Thats not something to worry about, a good driver does know where is is during his shift. But you can always sesign a new signal.
In Holland we have the "S" sign. Not always to announce a station. It can be seen infront of a junction (I know only 1 level junction outsita a station area in Holland, all junctions on mainlines have Fly-overs here).
 

Coxster

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tubechallenger said:
Not normally, although on the Portsmouth direct there are some, but give 1/2 mile warning and this is only at Liss IIRC.
Liphook too. It's a fast route with a steep downward gradient - as TheSlash knows very well ;)

As for your route Richard, you could do what Sasha did in Bay Park and have a 'training' scenario where the DI says "One mile to the next station driver".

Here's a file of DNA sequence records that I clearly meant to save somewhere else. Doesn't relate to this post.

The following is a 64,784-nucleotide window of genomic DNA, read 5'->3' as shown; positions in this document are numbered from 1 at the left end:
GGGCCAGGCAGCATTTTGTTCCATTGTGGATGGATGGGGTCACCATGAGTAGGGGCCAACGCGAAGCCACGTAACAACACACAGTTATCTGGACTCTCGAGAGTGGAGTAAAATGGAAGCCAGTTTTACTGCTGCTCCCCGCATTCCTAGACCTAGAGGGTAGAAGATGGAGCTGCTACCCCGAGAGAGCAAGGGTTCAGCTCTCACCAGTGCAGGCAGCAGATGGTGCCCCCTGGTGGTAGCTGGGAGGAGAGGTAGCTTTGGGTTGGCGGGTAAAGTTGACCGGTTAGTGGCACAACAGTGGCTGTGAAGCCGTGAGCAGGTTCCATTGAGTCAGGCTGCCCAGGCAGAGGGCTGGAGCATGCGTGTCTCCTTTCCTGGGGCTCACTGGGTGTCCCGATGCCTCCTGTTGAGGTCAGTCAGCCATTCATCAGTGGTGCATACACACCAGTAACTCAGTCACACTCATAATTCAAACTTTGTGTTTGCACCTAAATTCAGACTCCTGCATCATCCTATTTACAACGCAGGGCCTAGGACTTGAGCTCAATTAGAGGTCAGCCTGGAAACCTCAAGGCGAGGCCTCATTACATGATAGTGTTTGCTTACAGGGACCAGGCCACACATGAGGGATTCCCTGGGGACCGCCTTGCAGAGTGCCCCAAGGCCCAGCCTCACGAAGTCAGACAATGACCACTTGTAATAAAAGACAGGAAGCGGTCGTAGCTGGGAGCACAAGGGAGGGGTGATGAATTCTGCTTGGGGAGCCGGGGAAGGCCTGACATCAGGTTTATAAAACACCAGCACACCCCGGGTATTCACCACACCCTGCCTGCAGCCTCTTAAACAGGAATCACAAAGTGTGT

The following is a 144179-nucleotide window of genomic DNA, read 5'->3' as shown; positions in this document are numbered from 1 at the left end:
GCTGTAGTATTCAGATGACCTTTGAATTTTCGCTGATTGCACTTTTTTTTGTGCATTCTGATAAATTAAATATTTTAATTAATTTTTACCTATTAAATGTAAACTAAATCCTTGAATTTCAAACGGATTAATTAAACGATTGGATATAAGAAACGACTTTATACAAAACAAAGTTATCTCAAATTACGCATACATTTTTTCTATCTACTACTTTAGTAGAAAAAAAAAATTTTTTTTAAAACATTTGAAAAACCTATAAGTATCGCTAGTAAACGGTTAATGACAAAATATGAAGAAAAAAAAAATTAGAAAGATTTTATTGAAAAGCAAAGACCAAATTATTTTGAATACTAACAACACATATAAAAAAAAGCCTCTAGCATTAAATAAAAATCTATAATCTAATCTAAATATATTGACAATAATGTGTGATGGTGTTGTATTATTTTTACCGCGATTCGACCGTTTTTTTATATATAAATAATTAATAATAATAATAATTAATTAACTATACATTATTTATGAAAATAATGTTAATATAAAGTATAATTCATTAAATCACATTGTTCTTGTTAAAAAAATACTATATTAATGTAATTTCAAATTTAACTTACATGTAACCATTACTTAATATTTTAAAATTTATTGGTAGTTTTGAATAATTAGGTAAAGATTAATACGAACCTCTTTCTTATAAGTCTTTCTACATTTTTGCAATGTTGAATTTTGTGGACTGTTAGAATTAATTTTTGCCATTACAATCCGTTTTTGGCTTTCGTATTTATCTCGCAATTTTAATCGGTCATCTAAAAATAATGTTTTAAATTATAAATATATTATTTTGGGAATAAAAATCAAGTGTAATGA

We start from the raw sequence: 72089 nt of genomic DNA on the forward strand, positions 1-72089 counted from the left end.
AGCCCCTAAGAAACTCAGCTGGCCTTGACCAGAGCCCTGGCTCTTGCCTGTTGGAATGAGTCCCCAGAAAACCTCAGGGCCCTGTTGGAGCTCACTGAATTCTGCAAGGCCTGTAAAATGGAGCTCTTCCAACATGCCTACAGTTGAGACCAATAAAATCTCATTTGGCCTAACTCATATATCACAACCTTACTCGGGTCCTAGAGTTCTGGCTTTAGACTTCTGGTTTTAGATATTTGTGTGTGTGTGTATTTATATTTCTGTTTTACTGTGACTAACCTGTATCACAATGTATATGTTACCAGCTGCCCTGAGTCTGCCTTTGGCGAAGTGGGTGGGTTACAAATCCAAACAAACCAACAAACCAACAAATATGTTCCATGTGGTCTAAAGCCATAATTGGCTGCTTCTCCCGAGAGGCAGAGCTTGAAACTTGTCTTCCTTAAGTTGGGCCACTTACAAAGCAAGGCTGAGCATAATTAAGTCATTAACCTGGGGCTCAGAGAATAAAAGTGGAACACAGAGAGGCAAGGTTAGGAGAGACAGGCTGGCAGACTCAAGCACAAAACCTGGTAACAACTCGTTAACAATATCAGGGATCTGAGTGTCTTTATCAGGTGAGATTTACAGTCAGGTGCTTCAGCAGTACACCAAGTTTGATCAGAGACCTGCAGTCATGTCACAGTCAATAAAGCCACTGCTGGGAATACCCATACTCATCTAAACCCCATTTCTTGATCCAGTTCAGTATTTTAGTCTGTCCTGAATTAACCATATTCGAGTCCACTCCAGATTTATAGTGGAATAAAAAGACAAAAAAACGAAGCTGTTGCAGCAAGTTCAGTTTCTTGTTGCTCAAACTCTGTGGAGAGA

Dennis

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Coxster said:
tubechallenger said:
Not normally, although on the Portsmouth direct there are some, but give 1/2 mile warning and this is only at Liss IIRC.
Liphook too. It's a fast route with a steep downward gradient - as TheSlash knows very well ;)

As for your route Richard, you could do what Sasha did in Bay Park and have a 'training' scenario where the DI says "One mile to the next station driver".
or create a passenger announcement to play when a station is being approached.

An alternative is to put a landmark near the line which is easily recognised (I have used piles of rubbish in the past) and which can be used as a braking point. After all, I'm sure real drivers pick out landmarks to use as guides.
 

Coxster

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AlexS said:
Well, Euston has a great big red board 1 mile away with a huge arrow saying 1 mile to Euston Station
Just incase you don't spot the station when travelling at 40mph ;) :D
 

Jim

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Coxster said: